TAG | cloud computing
It seems like every article, tweet, blog post I read someone has a different definition of the same buzzwords – especially in technology. Mentioning cloud or big data on a tech blog is like bringing sand to the beach. That’s one of the reasons why we made The Real DevOps of Silicon Valley - to make fun of the hype. I got to thinking… has anyone taken the time to shed some light on these ambiguous terms? I investigated on Urban Dictionary and this is what I found…
IT According to UrbanDictionary.com
(Not kidding, look it up…)
1. CLOUD COMPUTING
cloud com·put·ing, noun.
“Utilizing the resonance of water molecules in clouds when disturbed by
wireless signals to transmit data around the globe from cloud to cloud.
‘I use cloud computing so I don’t have to worry about viruses, I
only have to worry about birds flying through my cloud.’”
“Agile is a generalized term for a group of anti-social behaviors used by office workers to avoid doing any work while simultaneously giving the appearance of being insanely busy. Agile methods include visual distraction, subterfuge, camouflage, psycho-babble, buzzwords, deception, disinformation, and ritual humiliation. It has nothing to do with the art and practice of software engineering.”
3. BIG DATA
big da·ta, noun.
“Modern day version of Big Brother. Online searches, store purchases, Facebook posts, Tweets or Foursquare check-ins, cell phone usage, etc. is creating a flood of data that, when organized and categorized and analyzed, reveals trends and habits about ourselves and society at large.”
“When developers and operations get together to drink beer and color on whiteboards to avoid drama in the War Room. Also a buzzword for recruiters to use to promote overpaid dev or ops jobs.”
Watch episode HERE.
“The parts of a computer that can’t be kicked, but ironically
deserve it most.
“The word the Knights of Ni cannot hear or say.”
(Monty Python & the Holy Grail reference)
Link to this post:
If you haven’t already, many IT organizations are migrating some of their applications to the cloud to become more agile, alleviate operational complexity and spend less time managing infrastructure and servers. The next question you may ask yourself is, “How will we monitor these applications and where should we even begin with so many monitoring tools on the market?”
I’m glad you asked. Here is a list of gotchas you should look out for. If you have your own list, feel free to comment below and share with us.
1. Lack of End User or Business Context - With apps running in the cloud, monitoring infrastructure metrics indicates very little about your end-user experience,or the performance of your apps or business running in the cloud. End users experience business transactions so make sure your monitoring gives you this visibility.
2. Node Churn - How well does your application monitoring solution deal with node churn – the provisioning and de-provisioning of servers and application nodes? The monitoring solution has to work in dynamic, virtual and elastic environment where change is constant, otherwise you’ll end up with blind spots in your application and monitoring. Many of the current monitoring solutions today are unable to monitor and adapt to dynamic cloud infrastructure changes, requiring manual intervention by operations so new nodes can be registered and monitored.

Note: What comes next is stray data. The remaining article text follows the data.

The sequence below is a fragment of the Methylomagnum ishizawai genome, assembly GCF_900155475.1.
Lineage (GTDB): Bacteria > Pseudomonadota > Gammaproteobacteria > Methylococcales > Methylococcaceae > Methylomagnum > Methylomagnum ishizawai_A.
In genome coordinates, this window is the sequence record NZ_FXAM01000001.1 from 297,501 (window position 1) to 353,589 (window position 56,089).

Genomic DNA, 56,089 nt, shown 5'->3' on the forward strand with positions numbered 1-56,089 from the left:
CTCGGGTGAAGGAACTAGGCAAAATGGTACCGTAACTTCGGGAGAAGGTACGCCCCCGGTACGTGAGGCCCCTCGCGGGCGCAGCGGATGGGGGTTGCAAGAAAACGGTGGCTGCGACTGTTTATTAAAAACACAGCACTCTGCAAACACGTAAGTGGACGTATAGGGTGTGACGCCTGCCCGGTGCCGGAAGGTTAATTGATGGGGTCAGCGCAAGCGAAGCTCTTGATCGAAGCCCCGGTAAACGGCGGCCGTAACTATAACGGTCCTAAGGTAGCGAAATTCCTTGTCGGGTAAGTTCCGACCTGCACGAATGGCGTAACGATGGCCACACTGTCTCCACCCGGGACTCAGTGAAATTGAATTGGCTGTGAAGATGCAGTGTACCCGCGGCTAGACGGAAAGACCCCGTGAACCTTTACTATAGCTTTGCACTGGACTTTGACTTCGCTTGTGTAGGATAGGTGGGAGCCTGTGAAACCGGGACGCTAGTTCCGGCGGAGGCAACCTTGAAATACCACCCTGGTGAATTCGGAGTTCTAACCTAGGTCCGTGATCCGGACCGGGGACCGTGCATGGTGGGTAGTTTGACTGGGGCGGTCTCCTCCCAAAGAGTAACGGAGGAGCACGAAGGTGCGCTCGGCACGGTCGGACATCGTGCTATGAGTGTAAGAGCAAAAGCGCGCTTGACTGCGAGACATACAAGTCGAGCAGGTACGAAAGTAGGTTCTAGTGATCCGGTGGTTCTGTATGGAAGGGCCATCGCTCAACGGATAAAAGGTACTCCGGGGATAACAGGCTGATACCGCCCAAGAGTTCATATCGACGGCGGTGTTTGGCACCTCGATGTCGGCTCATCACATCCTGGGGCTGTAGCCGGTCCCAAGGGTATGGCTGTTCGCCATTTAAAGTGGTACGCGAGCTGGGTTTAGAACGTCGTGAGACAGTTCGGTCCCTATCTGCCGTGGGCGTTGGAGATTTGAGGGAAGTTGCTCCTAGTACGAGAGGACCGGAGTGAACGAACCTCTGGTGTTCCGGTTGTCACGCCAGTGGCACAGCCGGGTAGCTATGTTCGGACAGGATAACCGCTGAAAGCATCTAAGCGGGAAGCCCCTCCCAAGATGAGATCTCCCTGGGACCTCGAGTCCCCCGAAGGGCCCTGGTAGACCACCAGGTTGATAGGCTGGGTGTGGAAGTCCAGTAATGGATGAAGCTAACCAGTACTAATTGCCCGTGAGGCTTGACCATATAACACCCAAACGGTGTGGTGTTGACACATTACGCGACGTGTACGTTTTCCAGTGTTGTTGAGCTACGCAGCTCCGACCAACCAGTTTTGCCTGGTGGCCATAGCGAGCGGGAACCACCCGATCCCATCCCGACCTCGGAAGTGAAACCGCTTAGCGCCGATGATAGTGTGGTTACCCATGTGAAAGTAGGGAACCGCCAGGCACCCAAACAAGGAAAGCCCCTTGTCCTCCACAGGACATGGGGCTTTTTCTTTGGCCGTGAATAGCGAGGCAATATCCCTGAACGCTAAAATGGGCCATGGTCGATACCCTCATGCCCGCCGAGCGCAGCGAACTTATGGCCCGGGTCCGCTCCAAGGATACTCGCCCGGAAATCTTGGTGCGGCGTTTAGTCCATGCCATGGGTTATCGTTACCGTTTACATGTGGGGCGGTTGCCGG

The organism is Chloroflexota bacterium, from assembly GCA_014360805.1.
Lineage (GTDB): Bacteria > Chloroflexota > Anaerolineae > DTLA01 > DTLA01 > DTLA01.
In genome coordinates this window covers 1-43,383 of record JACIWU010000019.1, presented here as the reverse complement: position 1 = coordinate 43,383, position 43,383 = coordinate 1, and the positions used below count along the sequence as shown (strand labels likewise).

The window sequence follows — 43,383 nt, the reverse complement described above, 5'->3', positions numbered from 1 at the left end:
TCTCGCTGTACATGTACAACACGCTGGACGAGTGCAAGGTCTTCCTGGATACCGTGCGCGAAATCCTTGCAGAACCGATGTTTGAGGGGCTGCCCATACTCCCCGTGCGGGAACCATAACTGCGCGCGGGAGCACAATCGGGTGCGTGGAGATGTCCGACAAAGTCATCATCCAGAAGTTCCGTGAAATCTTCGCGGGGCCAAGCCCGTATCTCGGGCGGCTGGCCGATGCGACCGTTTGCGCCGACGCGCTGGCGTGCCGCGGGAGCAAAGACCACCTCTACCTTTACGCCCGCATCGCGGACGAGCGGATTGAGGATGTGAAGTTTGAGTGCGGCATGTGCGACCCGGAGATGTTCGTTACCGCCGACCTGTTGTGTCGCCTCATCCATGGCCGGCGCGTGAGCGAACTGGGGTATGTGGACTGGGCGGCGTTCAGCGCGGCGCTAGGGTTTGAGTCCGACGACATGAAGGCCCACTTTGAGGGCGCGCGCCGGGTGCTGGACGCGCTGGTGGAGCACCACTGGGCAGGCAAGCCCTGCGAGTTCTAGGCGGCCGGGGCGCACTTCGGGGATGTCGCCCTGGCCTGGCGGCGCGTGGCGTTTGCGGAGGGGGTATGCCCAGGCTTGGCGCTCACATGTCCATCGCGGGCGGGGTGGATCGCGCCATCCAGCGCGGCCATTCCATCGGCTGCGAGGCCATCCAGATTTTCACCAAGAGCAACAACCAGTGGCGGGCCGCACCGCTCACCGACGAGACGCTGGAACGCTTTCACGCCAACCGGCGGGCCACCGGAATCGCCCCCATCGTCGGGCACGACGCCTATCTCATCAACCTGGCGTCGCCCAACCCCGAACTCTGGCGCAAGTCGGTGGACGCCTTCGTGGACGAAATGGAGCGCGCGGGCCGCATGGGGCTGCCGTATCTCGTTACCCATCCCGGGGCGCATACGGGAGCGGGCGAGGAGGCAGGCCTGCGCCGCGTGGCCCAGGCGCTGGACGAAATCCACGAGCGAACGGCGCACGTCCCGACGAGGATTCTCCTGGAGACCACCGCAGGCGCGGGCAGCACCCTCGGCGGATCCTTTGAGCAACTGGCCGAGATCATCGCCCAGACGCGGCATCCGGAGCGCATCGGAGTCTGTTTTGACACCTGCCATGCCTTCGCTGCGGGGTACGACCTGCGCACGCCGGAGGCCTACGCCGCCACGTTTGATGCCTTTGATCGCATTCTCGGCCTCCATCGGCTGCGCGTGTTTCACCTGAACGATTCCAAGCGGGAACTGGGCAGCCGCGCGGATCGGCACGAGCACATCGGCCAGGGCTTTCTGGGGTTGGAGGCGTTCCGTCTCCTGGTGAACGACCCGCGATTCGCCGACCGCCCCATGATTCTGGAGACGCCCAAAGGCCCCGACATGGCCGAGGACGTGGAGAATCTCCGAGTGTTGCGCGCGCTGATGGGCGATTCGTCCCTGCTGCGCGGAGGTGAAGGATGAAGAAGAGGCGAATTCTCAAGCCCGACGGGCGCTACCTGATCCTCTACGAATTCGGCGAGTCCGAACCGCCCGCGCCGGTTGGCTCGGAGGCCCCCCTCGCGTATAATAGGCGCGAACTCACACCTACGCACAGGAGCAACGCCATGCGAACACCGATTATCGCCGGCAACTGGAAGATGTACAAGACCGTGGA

3. Agent-less is Tough in the Cloud - You may not have any major issues with installing a packet sniffer or network-monitoring appliance in your own private cloud or data-center, but you won’t be able to place these kinds of devices in PaaS or IaaS environments to monitor your application performance. Monitoring agents in comparison can easily be embedded or piggy-backed as part of an application deployment in the cloud. Agent-less may not be a option when trying to monitor many cloud applications.
4. High Network Bandwidth Costs - Cloud providers typically charge per gigabyte of inbound and outbound traffic. If your cloud application has 100 nodes and your collecting megabytes of performance data every minute, all of that data has to be communicated outside of the cloud to your monitoring solution’s management server, which can be on-premise or in another cloud. Monitoring what’s relevant in your application versus monitoring everything means you’ll avoid exorbitant cloud usage bandwidth costs for transferring monitoring data.
5. Inflexible Licensing - If you want to monitor specific nodes, will your application monitoring vendor lock each license down to a physical server, hostname or IP, OR can your licenses float to monitor any server/node? This can be a severe limitation as now your agents are locked down to a specific node indefinitely. Even if you weren’t monitoring your applications running in the cloud, it’s still a nuisance to have a monitoring agent handcuffed to a physical server without being given the licensing flexibility to move agents around to monitor different server or nodes. As stated above, with node churn occurring frequently in cloud environments, you need a monitoring solution to be as flexible as possible so you can deploy agents anywhere, at anytime.
Link to this post:
We’re pretty lucky these days to work and play with lots of cool stuff. In a consumer world of HD TVs, Mac books, iPhones, Droids, Angry Birds, Face books and tweets, life is rarely boring. Working in IT is the same. We’ve got clouds, NoSQL, agile, SOA, ria, pythons, scalas, rubies, and lots of ideas and technologies to play with every week. If only our friends and relatives outside of IT could figure out what the hell we’re all excited about, and the simple fact that most of us aren’t millionaires.